It's time to take another look. In the succeeding months, the new design has grown and matured into a remarkable visual package. Week after week, creative director Richard Turley and his crew are producing stunning covers and features, along with tightly formatted interior pages that rival New York for their texture, density, creativity, and attention to detail. This is state-of-the-art magazine design, with highly-original and intelligent photos, graphics, and illustrations. It's a look that fuses the formatting brilliance of New York and the smart visual approach of The New York Times Magazine, with a hierarchy and architecture lifted from the best British and European publications (the Guardian chief among them). Most impressively, Businessweek has a high level of visual intelligence, challenging its readers, pushing the boundaries of traditional newsweekly and business magazine design.
(Above): November 1, 2010, illustration by Nick White.
(Above): November 1, 2010, illustration by Nick White.
The business magazine market is exploding with visual energy. In addition to Businessweek, John Korpics and Robert Festino are doing original, high-level work at Fortune, and Florian Bachleda has just moved over to take the creative reins at Fast Company.
The Bloomberg Businessweek team:
Creative Director: Richard Turley
Design Director: Cynthia Hoffman
Art Director: Robert Vargas
Associate Art Director: Gina Maniscalco
Designers: Patricia Kim, Maayan Pearl, Lee Wilson
Design Manager: Emily Anton
Photo Director: David Carthas
Deputy Photo Editor: Karen Frank
Contributing Photo Editors: Marianne Butler, Donna Cohen, Emily Keegin, Myles LIttle, Tania Pirozzi, Sue Miklas
Assistant Photo Editor: Diana Suryakusuma
Chart Consultants: Karlssonwilker
Chart Designers: Evan Applegate, Kenton Powell
Redesign by Richard Turley and Mark Leeds
(Left): October 4, 2010, typography by Berton Hasbe/Commercial Type. (Right): October 18, 2010, photograph by Martin Schoeller.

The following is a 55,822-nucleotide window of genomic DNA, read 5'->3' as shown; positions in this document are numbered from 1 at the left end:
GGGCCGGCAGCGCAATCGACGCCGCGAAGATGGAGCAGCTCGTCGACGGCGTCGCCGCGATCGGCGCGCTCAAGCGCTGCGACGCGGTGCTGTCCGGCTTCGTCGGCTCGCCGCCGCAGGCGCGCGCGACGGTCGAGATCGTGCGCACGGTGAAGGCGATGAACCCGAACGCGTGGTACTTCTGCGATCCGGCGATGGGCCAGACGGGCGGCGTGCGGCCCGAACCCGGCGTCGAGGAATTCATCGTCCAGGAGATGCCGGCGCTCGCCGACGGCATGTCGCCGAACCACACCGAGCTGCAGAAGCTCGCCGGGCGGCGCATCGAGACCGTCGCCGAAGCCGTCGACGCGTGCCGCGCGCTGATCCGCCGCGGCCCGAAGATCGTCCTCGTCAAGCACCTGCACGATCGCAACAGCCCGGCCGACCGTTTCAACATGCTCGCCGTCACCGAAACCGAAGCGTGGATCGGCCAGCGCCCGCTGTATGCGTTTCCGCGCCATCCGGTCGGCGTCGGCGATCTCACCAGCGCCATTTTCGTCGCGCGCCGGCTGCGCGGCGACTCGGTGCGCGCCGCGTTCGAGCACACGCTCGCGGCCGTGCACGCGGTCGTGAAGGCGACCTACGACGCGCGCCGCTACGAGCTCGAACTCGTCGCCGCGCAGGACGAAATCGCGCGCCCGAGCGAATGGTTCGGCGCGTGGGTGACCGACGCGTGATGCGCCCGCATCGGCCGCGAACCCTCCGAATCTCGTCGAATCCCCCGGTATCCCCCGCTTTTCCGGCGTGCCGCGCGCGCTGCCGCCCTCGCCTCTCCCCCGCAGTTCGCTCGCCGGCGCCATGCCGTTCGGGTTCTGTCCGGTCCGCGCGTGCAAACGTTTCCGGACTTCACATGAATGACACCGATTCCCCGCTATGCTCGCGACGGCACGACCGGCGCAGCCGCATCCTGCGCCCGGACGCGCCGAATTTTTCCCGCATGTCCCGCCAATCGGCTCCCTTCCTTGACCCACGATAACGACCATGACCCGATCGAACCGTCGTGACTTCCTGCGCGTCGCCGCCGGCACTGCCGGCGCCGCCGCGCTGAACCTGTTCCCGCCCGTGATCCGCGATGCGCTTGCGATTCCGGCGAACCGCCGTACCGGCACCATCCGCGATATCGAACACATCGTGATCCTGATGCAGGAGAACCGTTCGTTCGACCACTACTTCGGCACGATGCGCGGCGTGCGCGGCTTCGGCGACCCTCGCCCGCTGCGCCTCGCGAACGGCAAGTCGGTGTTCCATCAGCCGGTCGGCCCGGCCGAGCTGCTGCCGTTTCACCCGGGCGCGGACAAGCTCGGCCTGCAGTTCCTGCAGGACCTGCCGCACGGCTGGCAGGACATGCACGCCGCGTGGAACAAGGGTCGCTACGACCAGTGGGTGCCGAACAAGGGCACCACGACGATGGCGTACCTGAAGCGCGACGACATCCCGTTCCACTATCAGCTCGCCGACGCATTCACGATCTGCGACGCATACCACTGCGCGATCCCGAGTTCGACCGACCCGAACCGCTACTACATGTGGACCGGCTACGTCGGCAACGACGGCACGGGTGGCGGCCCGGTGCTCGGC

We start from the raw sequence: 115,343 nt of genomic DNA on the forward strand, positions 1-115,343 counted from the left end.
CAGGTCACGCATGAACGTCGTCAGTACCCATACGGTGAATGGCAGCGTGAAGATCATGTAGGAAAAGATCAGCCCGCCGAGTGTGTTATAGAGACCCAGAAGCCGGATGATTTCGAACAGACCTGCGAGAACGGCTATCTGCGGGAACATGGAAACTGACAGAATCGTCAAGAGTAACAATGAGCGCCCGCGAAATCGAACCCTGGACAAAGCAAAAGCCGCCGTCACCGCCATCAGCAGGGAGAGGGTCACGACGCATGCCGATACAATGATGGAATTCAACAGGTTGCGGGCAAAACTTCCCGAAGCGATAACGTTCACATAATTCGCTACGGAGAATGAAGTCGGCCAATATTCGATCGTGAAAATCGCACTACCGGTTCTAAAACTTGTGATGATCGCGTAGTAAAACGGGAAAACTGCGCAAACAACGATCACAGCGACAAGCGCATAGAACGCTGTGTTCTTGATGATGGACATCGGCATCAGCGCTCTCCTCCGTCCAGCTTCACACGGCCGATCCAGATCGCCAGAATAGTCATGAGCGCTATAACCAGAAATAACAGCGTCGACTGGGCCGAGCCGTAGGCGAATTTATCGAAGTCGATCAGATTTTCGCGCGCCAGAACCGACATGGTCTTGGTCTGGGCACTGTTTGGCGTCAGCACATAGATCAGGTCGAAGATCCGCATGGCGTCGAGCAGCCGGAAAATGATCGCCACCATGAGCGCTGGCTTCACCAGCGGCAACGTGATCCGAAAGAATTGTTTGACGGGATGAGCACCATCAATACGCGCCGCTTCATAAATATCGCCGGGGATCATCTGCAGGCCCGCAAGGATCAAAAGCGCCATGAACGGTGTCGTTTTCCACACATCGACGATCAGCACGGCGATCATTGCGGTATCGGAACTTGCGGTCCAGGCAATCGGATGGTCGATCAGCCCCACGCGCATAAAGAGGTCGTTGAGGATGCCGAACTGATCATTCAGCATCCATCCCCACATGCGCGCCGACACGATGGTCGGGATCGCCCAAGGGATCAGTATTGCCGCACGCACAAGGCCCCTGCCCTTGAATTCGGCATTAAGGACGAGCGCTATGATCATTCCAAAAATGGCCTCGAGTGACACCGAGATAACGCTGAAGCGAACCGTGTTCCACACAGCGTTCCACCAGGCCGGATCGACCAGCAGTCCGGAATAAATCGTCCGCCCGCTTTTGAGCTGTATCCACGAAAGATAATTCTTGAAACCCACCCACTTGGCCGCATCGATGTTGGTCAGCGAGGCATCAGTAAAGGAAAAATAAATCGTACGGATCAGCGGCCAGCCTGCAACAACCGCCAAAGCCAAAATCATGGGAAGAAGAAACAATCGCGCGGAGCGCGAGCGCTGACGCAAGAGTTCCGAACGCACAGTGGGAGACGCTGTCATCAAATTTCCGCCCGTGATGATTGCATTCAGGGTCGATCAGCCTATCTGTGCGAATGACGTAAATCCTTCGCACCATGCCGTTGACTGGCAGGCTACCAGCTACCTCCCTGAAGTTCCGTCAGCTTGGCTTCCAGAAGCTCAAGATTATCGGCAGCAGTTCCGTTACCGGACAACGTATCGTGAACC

Richard Turley: This magazine needed a typeface that carried information really well, as in many ways you could see the whole book as a long information graphic. I could pretend that the decision to use a recut of Helvetica was arrived at through months of research, but the truth is I couldn't face trawling through 1000 type foundries to uncover some unique and undiscovered treasure. I used an early version of Commercial Type's Helvetica revival --Haas Grotesque -- on a book I did a few years ago and dug it up. As an idea, Helvetica was so wrong -- as fonts go it's about as uncool as it gets. Not out of fashion enough to be revived, hugely overused, badly used. But its wrongness was also very appealing, and like it or loathe it, when set properly Helvetica carries information very well. So now committed to the using the wrongest typeface I could find, we matched it with Publico, which was originally cut to be a like-for-like match with the the Haas when we were messing around with them both as a type direction for the Guardian newspaper redesign in 2005.
(Left): July 7, 2010, illustration by Steve Caplin. (Right): October 25, 2010, photograph by Fredrik Broden.